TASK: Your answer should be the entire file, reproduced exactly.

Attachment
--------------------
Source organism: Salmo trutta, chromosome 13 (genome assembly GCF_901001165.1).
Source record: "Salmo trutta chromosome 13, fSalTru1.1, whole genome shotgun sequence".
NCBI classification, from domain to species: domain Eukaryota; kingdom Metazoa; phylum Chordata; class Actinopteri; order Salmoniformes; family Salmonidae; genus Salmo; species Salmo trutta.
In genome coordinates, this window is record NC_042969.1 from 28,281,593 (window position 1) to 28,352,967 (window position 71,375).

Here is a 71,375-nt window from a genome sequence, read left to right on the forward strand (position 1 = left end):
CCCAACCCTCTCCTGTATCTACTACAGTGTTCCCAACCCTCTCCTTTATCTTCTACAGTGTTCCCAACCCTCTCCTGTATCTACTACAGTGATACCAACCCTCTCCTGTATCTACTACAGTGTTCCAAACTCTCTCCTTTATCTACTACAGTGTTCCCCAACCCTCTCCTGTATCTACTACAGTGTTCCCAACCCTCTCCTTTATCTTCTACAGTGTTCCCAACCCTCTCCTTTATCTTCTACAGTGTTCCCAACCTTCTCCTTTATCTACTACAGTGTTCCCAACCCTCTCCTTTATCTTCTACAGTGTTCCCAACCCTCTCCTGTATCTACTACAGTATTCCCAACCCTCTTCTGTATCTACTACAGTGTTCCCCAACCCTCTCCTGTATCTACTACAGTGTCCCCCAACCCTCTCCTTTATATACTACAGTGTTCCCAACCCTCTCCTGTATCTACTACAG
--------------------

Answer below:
Source organism: Salmo trutta, chromosome 13 (genome assembly GCF_901001165.1).
Source record: "Salmo trutta chromosome 13, fSalTru1.1, whole genome shotgun sequence".
NCBI classification, from domain to species: domain Eukaryota; kingdom Metazoa; phylum Chordata; class Actinopteri; order Salmoniformes; family Salmonidae; genus Salmo; species Salmo trutta.
In genome coordinates, this window is record NC_042969.1 from 28,281,593 (window position 1) to 28,352,967 (window position 71,375).

Here is a 71,375-nt window from a genome sequence, read left to right on the forward strand (position 1 = left end):
CCCAACCCTCTCCTGTATCTACTACAGTGTTCCCAACCCTCTCCTTTATCTTCTACAGTGTTCCCAACCCTCTCCTGTATCTACTACAGTGATACCAACCCTCTCCTGTATCTACTACAGTGTTCCAAACTCTCTCCTTTATCTACTACAGTGTTCCCCAACCCTCTCCTGTATCTACTACAGTGTTCCCAACCCTCTCCTTTATCTTCTACAGTGTTCCCAACCCTCTCCTTTATCTTCTACAGTGTTCCCAACCTTCTCCTTTATCTACTACAGTGTTCCCAACCCTCTCCTTTATCTTCTACAGTGTTCCCAACCCTCTCCTGTATCTACTACAGTATTCCCAACCCTCTTCTGTATCTACTACAGTGTTCCCCAACCCTCTCCTGTATCTACTACAGTGTCCCCCAACCCTCTCCTTTATATACTACAGTGTTCCCAACCCTCTCCTGTATCTACTACAG